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GOP candidates sweep, referendums rejected


By Melanie Lekocevic

Capital Region Independent Media

The three Republican candidates running in contested races won in Tuesday’s election. Pictured, left to right, are Town Councilman Stephen Schmitt, Town Councilwoman Marisa Tutay and Highway Superintendent Daniel Baker. Town clerk candidate Candace McHugh and town justice candidate Tammy Eissing, not pictured, ran unopposed. Contributed photos

COEYMANS — The five Republican candidates on the ballot swept in Tuesday night’s election and both town propositions were rejected by the voters.

All five positions on the ballot were open due to resignations. Because the election was not an at-large race for the two seats on the town council, candidates ran against each other for a specific seat and the seats did not go to the two candidates with the highest number of votes.

Republican incumbent Town Councilman Stephen Schmitt defeated Democratic challenger Cindy Rowzee with 1,605 votes to Rowzee’s 1,302.

“I would like to thank my wife Lisa, my sons Matthew and Lukas, my daughter-in-law Angie, and my granddaughters, Keele and Delilah,” Schmitt said. “I’d also like to thank my family and friends, who showed their unwavering support throughout this campaign. Without their support, none of this would have been possible.” 

“I would also like to thank the residents of the Town of Coeymans for supporting me through my campaign,” he added. “I am honored and humbled to see the number of votes in my favor and to know that the residents have faith in me to be their voice on the Town Board. I promise to serve our great town to the absolute best of my ability and to be honest and transparent with everyone.”

Republican incumbent Town Councilwoman Marisa Tutay was elected with 1,621 votes to Democratic candidate Ron Hotaling’s 1,284 votes.

“I am thrilled with the election results,” Tutay said. “I am humbled, and very honored, that the residents of the town have placed their trust in me to be a member of the board. I look forward to working with everyone to keep our town a place we are all proud to call home.”

Highway Superintendent Daniel Baker, a Republican who was appointed to the position after former superintendent Scott Searles retired earlier this year, was elected with 1,780 votes to Democrat Peter DeLuke’s 1,149 votes.

“The Coeymans residents came out in numbers we haven’t seen in the last few elections and it is an honor to be elected to highway superintendent,” Baker said. “I will continue to be responsive, honest and transparent to this great community that afforded me this wonderful opportunity and continue to move Coeymans forward for everyone.”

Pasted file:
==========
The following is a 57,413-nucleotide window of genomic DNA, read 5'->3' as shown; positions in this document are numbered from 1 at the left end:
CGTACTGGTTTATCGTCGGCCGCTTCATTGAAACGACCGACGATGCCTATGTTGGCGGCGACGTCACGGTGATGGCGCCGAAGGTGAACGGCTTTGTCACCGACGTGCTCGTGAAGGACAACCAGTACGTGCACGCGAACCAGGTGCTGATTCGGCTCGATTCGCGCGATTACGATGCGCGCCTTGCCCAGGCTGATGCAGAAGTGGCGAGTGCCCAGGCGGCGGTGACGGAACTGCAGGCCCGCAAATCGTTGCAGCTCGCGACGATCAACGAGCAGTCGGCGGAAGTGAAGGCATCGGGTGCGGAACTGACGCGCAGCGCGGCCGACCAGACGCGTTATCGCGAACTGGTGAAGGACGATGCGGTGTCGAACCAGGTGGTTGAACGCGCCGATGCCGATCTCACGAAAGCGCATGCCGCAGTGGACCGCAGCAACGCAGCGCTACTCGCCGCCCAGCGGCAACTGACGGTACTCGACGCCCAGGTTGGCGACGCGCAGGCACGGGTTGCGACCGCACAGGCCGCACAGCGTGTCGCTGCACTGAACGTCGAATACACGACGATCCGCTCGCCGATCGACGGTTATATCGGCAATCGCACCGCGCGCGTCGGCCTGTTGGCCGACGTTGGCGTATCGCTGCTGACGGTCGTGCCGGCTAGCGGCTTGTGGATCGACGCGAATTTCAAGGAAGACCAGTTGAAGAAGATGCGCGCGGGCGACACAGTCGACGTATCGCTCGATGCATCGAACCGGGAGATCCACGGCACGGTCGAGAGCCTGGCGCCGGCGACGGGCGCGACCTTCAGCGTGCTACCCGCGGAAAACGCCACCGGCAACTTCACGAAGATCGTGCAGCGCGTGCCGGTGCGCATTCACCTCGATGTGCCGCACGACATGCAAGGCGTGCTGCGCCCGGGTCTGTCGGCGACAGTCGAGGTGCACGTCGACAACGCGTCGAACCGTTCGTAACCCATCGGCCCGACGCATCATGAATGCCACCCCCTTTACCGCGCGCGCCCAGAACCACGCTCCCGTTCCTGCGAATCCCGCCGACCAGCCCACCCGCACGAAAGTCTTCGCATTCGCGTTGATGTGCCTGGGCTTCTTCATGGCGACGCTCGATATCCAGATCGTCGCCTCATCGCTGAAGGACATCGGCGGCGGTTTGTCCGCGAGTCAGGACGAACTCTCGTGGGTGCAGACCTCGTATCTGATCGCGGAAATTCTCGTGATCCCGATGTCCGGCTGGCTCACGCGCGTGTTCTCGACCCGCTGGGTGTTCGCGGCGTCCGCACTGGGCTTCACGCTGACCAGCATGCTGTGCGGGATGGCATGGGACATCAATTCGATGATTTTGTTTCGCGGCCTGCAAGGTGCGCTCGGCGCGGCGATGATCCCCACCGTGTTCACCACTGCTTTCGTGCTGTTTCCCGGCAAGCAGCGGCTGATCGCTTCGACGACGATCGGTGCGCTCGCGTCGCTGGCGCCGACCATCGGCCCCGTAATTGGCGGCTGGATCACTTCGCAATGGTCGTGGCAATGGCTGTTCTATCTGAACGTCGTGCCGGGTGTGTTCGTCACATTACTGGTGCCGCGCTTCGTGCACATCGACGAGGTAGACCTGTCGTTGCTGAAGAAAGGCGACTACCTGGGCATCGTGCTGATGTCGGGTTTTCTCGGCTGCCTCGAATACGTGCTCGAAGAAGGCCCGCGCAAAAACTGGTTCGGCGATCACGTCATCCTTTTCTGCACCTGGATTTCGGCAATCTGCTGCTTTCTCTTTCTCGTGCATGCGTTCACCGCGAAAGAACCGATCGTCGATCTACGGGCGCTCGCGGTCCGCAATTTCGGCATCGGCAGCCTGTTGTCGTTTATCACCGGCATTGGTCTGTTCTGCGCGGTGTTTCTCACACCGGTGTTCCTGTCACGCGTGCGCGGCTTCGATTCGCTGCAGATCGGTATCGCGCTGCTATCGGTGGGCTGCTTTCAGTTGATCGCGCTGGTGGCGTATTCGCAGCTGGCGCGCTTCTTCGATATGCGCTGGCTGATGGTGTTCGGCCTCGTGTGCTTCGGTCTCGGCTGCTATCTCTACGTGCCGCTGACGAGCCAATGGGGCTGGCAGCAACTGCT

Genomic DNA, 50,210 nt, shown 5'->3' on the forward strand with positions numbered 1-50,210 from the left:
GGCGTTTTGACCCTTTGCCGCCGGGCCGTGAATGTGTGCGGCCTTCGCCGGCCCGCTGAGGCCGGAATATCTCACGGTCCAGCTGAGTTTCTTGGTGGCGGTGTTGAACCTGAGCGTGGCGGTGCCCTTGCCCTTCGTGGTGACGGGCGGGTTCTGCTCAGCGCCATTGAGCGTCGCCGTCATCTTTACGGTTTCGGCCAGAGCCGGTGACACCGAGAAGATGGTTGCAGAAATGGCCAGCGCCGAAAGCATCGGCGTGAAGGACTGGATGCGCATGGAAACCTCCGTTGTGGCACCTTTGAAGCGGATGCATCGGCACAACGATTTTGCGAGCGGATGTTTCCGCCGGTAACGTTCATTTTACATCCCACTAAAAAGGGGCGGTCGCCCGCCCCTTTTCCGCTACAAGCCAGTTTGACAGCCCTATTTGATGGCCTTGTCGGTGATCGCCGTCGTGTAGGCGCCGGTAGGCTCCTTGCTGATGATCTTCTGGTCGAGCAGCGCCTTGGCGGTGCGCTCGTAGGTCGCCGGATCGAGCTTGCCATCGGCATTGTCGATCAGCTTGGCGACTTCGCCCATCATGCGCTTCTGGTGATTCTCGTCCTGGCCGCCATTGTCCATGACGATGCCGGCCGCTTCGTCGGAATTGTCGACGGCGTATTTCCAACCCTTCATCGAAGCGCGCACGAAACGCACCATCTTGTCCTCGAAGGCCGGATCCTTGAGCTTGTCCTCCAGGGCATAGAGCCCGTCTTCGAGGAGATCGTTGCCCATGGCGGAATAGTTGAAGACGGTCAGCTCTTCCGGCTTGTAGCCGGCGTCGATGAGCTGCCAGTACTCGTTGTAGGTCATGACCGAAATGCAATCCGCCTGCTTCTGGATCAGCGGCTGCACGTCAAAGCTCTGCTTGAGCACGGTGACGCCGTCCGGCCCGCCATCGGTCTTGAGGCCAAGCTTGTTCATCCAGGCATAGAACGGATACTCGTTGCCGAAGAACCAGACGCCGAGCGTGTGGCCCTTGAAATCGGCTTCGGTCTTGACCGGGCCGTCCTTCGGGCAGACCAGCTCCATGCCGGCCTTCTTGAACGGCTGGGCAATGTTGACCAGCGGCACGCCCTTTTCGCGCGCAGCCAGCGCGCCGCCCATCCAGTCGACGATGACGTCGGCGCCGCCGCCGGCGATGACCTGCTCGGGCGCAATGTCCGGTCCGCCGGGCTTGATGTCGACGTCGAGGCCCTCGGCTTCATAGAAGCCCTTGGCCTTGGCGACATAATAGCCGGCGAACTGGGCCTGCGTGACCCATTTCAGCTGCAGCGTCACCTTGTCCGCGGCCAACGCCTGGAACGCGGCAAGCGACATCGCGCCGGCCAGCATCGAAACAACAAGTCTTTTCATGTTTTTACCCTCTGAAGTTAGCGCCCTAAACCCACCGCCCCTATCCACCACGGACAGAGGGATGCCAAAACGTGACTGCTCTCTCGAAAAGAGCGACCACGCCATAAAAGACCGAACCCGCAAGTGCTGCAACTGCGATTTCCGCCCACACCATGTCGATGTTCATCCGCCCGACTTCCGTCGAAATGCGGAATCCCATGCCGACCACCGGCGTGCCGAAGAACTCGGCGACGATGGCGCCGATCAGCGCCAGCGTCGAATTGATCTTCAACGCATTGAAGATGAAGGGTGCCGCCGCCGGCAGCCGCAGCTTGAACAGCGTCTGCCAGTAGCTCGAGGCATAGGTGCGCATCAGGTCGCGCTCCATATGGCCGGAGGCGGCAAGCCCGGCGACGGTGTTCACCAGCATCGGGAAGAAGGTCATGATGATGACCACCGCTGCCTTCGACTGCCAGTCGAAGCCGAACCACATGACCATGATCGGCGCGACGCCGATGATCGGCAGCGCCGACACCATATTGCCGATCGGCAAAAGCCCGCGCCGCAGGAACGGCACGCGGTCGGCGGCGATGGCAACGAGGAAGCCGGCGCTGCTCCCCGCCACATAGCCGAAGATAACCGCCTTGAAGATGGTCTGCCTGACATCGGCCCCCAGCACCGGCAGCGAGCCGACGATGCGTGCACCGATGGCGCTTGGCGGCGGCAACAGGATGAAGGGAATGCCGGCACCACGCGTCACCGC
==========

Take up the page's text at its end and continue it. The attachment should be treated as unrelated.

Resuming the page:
Republican Town Clerk Candace McHugh, who was appointed to the post after Republican Laura Jane Barry stepped down from the job after a few days due to health reasons, ran unopposed and received 2,096 votes.

Republican Tammy Eissing was elected town justice in an uncontested race and received 2,166 votes.

Town Supervisor George McHugh said he was pleased with the election results.

“The Coeymans Comeback Team ran a very clean and issues-focused campaign this season,” McHugh said. “In my opinion, the incumbents prevailed on Election Day because the voters recognize the progress that has been made in Coeymans over the last three years and appreciate the efforts made by the Comeback Team. I look forward to working with the town board and the village as we tackle the current projects such as sidewalks along Route 9W, an alternate truck route through the lands of Lafarge Holcim, and permanent bathroom facilities in both of our town parks. The future is certainly bright for Coeymans.”   

The two referendums on the ballot were defeated by a substantial margin. The proposals were supported unanimously by the town council when votes were held a couple of months ago, but both were defeated at the ballot box Tuesday.

The proposition to construct a new town hall for up to $7 million to replace the existing building, which would have been demolished under the plan, was defeated with 2,045 “no” votes to 875 “yes” votes.

The town council unanimously approved a resolution over the summer to build the new town hall, but a petition signed by an adequate number of residents forced the issue to a vote.

With the proposal rejected by the voters, town officials have not yet said what the next steps will be for the current town hall.

A permissive referendum to demolish the current town hall building, pictured, and replace it with a new structure, costing up to $7 million, was rejected by the voters Tuesday. File photo

The second referendum would have extended the town supervisor’s term from two years to four years, effective in the 2023 election, and was defeated at the polls with 1,925 “no” votes to 1,003 “yes” votes. The proposal to extend the supervisor’s term had a mandatory referendum, meaning final say was up to the voters.

Former town clerk Cindy Rowzee was one of the organizers of the petition effort for the town hall project and said that while she was disappointed not to be elected to the town council, she was gratified that the voters had their say on the referendum.

“I am glad they were voted down,” Rowzee said. “I think that shows that the people are looking into things and that they realize that some things were being pushed for that maybe weren’t right for the community. Hopefully now the town board, especially with the town hall proposition, will look into some other options and find a better option for the town hall rather than spending $7 million.”

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